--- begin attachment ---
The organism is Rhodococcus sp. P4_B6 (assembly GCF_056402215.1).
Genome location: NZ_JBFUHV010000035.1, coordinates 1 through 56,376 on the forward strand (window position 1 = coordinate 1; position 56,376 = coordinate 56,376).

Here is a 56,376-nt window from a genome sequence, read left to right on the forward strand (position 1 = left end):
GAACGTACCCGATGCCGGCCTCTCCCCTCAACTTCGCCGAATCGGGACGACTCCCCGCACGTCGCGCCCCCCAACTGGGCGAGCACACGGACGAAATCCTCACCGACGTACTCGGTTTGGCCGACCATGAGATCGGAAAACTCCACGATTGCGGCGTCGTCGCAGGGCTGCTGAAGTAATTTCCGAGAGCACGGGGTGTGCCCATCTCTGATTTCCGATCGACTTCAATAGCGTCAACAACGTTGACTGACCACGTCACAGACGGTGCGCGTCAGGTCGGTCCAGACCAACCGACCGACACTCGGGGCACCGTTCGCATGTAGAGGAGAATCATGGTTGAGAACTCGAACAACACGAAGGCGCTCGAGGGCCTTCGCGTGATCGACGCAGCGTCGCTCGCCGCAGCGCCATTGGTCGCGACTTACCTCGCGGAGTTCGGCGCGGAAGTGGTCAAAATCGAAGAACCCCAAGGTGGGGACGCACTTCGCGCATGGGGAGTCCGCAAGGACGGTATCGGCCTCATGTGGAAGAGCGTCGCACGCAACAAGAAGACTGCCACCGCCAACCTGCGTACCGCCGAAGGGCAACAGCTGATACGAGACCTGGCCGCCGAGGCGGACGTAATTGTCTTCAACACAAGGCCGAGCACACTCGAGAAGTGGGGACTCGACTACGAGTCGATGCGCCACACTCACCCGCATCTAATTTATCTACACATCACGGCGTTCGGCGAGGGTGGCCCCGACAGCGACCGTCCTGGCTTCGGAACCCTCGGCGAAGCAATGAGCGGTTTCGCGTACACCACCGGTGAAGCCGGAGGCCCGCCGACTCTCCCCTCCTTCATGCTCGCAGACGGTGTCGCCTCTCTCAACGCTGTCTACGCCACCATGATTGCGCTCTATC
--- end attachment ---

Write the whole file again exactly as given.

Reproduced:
The organism is Rhodococcus sp. P4_B6 (assembly GCF_056402215.1).
Genome location: NZ_JBFUHV010000035.1, coordinates 1 through 56,376 on the forward strand (window position 1 = coordinate 1; position 56,376 = coordinate 56,376).

Here is a 56,376-nt window from a genome sequence, read left to right on the forward strand (position 1 = left end):
GAACGTACCCGATGCCGGCCTCTCCCCTCAACTTCGCCGAATCGGGACGACTCCCCGCACGTCGCGCCCCCCAACTGGGCGAGCACACGGACGAAATCCTCACCGACGTACTCGGTTTGGCCGACCATGAGATCGGAAAACTCCACGATTGCGGCGTCGTCGCAGGGCTGCTGAAGTAATTTCCGAGAGCACGGGGTGTGCCCATCTCTGATTTCCGATCGACTTCAATAGCGTCAACAACGTTGACTGACCACGTCACAGACGGTGCGCGTCAGGTCGGTCCAGACCAACCGACCGACACTCGGGGCACCGTTCGCATGTAGAGGAGAATCATGGTTGAGAACTCGAACAACACGAAGGCGCTCGAGGGCCTTCGCGTGATCGACGCAGCGTCGCTCGCCGCAGCGCCATTGGTCGCGACTTACCTCGCGGAGTTCGGCGCGGAAGTGGTCAAAATCGAAGAACCCCAAGGTGGGGACGCACTTCGCGCATGGGGAGTCCGCAAGGACGGTATCGGCCTCATGTGGAAGAGCGTCGCACGCAACAAGAAGACTGCCACCGCCAACCTGCGTACCGCCGAAGGGCAACAGCTGATACGAGACCTGGCCGCCGAGGCGGACGTAATTGTCTTCAACACAAGGCCGAGCACACTCGAGAAGTGGGGACTCGACTACGAGTCGATGCGCCACACTCACCCGCATCTAATTTATCTACACATCACGGCGTTCGGCGAGGGTGGCCCCGACAGCGACCGTCCTGGCTTCGGAACCCTCGGCGAAGCAATGAGCGGTTTCGCGTACACCACCGGTGAAGCCGGAGGCCCGCCGACTCTCCCCTCCTTCATGCTCGCAGACGGTGTCGCCTCTCTCAACGCTGTCTACGCCACCATGATTGCGCTCTATC